- Social Security — You can get estimates of your benefits (retirement, disability, and survivors benefits) by visiting the Social Security Administration’s “my Social Security“ website and creating an account (get someone to help if necessary). Once you’ve done that you will have access to your benefit estimate and earnings statement as well as Medicare taxes you’ve paid.
- Pensions — To find out about your pension you can use a few helpful resources such as:
- Labor Department’s Employees Benefits Security Administration (toll-free number 866-444-3272).
- Pension Rights Center website
- American Academy of Actuaries’ Pension Assistance List (offer free assistance to individuals interested in checking their pension plans’ calculations)
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Figure Out How Your Retirement Income Will be Taxed
The taxes on your various sources of retirement income need to be confirmed so you can have a realistic idea of your retirement income.
The gross-value of your retirement income is often (mistakenly) used by many to estimate what money they will have available. The taxes on your various sources of retirement income need to be confirmed so you can have a realistic idea of your retirement income. You don’t want to be surprised and left short when the time comes for retirement.
Social Security Income
Social Security income may be taxable depending on the amount of other retirement income you have. You may have to include up to 85% (ranges from zero to 85%) of Social Security benefits on your tax return as taxable income. A tax worksheet formula takes into account your ‘combined income’ to determine how much your benefits will be taxable each year.
Having a high amount of monthly pension income can result in a high tax on Social Security benefits. Only those the other hand, a retiree with virtually no other retirement income, will most likely get their Social Security benefits tax-free and not pay income tax.
IRA and 401(k)
Withdrawals from retirement accounts are taxable. This means IRA withdrawals, as well as withdrawals from 401k plans, 403b plans, 457 plans, etc., will be considered taxable income. Again, the amount of tax you pay depends on your total income, which deductions you have and the tax bracket you fall into that year. For example, if you have significant medical expenses, you will also have more deductions than income so you may not need to pay tax on those withdrawals during that year. Keep in mind Roth IRA withdrawals are tax-free if done correctly.
When calculating whether your pension income is taxable, you need to check if the money went in pre-tax or after paying taxes. Most pensions accounts were paid in with pre-tax income so will be counted as taxable income on your income tax report. If you already paid tax on the money you put into your pension, then you won’t pay again in retirement.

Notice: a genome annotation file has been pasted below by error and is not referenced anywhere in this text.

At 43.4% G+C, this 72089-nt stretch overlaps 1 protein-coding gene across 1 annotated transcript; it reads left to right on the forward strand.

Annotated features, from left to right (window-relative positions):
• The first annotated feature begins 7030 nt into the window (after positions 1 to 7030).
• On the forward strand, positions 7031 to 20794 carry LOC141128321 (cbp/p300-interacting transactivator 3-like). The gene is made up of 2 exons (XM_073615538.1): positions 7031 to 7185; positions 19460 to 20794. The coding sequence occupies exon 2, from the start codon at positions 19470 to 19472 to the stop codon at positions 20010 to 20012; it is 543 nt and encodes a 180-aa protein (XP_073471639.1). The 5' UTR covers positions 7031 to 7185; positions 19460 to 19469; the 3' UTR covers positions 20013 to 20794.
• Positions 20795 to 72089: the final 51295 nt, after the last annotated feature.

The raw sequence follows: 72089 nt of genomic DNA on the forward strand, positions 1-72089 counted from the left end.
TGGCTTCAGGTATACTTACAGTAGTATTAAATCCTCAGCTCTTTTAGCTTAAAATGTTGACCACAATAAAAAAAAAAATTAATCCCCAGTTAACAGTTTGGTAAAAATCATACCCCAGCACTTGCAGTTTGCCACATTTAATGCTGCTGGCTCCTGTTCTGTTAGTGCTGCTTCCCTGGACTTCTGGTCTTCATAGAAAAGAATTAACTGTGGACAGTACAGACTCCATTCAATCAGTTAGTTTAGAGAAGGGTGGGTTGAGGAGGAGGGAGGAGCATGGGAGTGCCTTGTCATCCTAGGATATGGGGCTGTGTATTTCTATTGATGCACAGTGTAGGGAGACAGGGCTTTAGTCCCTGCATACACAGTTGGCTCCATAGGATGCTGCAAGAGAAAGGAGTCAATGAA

Retirement Financial Planning Checklist – Getting ready for retirement? Make sure you’re organized and prepared to enjoy your retirement without any headaches. Read More
A fixed or variable annuity is set up so when you take withdrawals, you initially receive the part from earnings or investment gain and is considered as taxable income.
There are various types of tax rules depending on the type of annuity you have. An IRA or another retirement account annuity is taxed differently than if you purchased an annuity with after-tax dollars (not within an IRA or retirement account).
Immediate annuity payments are taxed on the interest portion of each payment you receive. The annuity company can tell you what your “exclusion ratio” is and how much of the annuity income you received can be excluded from your taxable income.
A fixed or variable annuity is set up so when you take withdrawals, you initially receive the part from earnings or investment gain and is considered as taxable income. Eventually, you’ll be withdrawing the value of the original contributions you made, and those payments won’t be included in your taxable income.
During retirement, you may still pay taxes on capital gains, interest income, or dividends. The financial institution that holds your investment income accounts sends you the information that you need to report on a 1099 tax form each year. You could qualify for the zero percent capital gains tax rate in that year if your other retirement income sources are not very high. There is a way to minimize your taxes on capital gains and losses if they sit outside of a retirement account. An accountant or financial consultant can advise you how to reduce the taxes on your investment income.
A bank CD is an investment that is not entirely counted as taxable income. When the CD matures only the interest portion is counted as taxable income and the remaining amount can be used as tax-free income.
Sale of Your Home (Gains)
The gains from selling your home may be tax-free if you have lived there a minimum of two years and are less than $250,000 if you are single or $500,000 if you are married. Sale of a home you rented out will have different tax rules on the gains so you may need some tax advice on how to report that on your income tax.
Your Retirement Tax Rate